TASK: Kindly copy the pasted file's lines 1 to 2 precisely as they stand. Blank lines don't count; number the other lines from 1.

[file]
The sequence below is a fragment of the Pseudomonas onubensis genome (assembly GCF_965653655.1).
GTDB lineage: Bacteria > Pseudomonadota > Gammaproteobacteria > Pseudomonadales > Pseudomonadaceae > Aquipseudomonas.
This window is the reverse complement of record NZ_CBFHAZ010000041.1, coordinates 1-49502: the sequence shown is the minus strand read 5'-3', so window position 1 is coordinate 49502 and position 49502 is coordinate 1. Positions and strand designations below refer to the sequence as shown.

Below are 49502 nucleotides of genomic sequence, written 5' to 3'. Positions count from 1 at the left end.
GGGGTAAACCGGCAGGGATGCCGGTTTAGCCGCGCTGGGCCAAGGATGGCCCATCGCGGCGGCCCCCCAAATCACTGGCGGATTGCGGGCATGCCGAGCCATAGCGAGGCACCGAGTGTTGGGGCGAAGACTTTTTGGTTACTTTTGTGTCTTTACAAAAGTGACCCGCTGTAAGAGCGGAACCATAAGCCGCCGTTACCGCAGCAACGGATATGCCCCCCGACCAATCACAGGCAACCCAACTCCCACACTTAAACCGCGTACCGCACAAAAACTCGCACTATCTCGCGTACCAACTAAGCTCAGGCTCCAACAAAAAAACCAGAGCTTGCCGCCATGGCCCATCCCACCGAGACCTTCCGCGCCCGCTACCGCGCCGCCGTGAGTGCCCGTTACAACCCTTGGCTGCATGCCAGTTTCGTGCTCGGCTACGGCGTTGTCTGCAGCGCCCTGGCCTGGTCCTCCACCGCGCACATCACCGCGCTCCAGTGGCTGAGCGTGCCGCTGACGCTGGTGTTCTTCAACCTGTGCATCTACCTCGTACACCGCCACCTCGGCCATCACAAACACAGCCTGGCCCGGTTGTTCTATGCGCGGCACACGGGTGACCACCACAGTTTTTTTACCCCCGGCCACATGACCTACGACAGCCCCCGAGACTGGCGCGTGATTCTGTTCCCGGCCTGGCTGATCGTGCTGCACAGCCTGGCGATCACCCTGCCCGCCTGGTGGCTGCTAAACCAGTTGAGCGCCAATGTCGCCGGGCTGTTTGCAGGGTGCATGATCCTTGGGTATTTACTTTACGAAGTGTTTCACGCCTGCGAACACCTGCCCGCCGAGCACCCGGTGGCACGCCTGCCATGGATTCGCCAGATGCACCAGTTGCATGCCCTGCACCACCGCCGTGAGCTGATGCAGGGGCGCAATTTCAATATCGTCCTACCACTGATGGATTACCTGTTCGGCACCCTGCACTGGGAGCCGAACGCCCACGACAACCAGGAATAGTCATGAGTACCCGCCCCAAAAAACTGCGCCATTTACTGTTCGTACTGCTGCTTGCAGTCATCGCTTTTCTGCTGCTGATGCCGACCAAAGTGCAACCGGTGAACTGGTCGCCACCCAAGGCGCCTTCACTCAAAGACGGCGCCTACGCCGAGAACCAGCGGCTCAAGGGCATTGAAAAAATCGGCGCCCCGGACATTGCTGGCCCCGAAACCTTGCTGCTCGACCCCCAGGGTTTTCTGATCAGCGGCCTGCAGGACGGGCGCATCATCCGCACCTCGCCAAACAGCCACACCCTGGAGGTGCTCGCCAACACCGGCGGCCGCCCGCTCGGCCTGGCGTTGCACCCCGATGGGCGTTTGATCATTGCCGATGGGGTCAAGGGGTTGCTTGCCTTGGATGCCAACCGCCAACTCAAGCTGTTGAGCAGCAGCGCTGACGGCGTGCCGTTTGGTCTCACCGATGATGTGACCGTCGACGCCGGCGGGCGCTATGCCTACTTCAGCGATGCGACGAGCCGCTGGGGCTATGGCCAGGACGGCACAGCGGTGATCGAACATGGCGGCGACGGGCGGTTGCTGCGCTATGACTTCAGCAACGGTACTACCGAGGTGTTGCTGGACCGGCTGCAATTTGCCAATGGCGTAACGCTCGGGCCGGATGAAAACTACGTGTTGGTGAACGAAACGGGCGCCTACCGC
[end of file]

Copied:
The sequence below is a fragment of the Pseudomonas onubensis genome (assembly GCF_965653655.1).
GTDB lineage: Bacteria > Pseudomonadota > Gammaproteobacteria > Pseudomonadales > Pseudomonadaceae > Aquipseudomonas.